We are caught in a growth trap. This is the problem with no name or face, the frustration so many feel. It is the logic driving the jobless recovery, the low-wage gig economy, the ruthlessness of Uber, and the privacy invasions of Facebook. It is the mechanism that undermines both businesses and investors, forcing them to compete against players with digitally inflated poker chips. It’s the pressure rendering CEOs powerless to prioritize the sustainability of their enterprises over the interests of impatient shareholders. It is the unidentified culprit behind the news headlines of economic crises from the Greek default to skyrocketing student debt. It is the force exacerbating wealth disparity, increasing the pay gap between employees and executives, and generating the power-law dynamics separating winners from losers. It is the black box extracting value from the stock market before human traders know what has happened, and the mindless momentum expanding the tech bubble to proportions dangerously too big to burst.

—p.4 Introduction (1) by Douglas Rushkoff 3 months, 2 weeks ago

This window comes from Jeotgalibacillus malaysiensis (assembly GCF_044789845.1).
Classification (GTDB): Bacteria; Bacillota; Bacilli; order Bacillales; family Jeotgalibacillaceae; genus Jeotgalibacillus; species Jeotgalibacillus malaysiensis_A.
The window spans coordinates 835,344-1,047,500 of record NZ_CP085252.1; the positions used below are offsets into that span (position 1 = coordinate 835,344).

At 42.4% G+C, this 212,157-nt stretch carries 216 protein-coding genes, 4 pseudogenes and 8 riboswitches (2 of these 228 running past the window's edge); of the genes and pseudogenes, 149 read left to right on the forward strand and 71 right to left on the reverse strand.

We are caught in a growth trap. This is the problem with no name or face, the frustration so many feel. It is the logic driving the jobless recovery, the low-wage gig economy, the ruthlessness of Uber, and the privacy invasions of Facebook. It is the mechanism that undermines both businesses and investors, forcing them to compete against players with digitally inflated poker chips. It’s the pressure rendering CEOs powerless to prioritize the sustainability of their enterprises over the interests of impatient shareholders. It is the unidentified culprit behind the news headlines of economic crises from the Greek default to skyrocketing student debt. It is the force exacerbating wealth disparity, increasing the pay gap between employees and executives, and generating the power-law dynamics separating winners from losers. It is the black box extracting value from the stock market before human traders know what has happened, and the mindless momentum expanding the tech bubble to proportions dangerously too big to burst.